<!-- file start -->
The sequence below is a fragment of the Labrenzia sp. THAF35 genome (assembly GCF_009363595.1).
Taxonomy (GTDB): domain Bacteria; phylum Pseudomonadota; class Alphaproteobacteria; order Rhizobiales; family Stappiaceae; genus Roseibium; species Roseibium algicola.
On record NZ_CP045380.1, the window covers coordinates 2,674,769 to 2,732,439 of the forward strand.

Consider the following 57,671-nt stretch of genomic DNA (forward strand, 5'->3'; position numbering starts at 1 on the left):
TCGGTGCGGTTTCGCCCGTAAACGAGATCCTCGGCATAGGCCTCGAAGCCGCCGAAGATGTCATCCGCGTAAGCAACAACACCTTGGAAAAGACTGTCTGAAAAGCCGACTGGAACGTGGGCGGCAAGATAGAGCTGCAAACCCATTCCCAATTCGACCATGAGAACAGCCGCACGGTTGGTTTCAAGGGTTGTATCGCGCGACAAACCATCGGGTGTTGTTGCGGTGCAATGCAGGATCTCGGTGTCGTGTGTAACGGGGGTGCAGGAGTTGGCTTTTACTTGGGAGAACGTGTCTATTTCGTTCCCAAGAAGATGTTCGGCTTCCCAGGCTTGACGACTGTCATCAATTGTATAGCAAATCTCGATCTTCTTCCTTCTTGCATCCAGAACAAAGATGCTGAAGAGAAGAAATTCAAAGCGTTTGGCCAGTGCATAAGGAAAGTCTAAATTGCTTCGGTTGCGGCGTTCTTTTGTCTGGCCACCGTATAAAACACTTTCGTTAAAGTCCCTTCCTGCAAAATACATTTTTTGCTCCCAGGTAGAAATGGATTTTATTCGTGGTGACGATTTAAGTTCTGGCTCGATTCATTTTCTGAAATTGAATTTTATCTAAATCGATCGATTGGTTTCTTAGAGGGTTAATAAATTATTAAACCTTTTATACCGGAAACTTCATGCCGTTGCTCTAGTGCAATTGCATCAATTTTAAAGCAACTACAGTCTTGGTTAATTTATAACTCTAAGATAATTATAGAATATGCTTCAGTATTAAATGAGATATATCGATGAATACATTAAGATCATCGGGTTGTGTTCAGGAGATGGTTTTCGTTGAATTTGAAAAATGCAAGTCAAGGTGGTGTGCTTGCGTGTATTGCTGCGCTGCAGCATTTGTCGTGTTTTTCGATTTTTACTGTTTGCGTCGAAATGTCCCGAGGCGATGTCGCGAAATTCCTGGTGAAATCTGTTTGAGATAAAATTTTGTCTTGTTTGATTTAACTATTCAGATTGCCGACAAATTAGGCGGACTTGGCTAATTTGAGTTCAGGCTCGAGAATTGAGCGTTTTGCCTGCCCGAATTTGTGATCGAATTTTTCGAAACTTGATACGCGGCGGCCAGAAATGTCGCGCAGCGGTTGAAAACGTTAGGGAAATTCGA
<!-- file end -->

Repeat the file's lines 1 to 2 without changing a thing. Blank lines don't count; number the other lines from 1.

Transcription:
The sequence below is a fragment of the Labrenzia sp. THAF35 genome (assembly GCF_009363595.1).
Taxonomy (GTDB): domain Bacteria; phylum Pseudomonadota; class Alphaproteobacteria; order Rhizobiales; family Stappiaceae; genus Roseibium; species Roseibium algicola.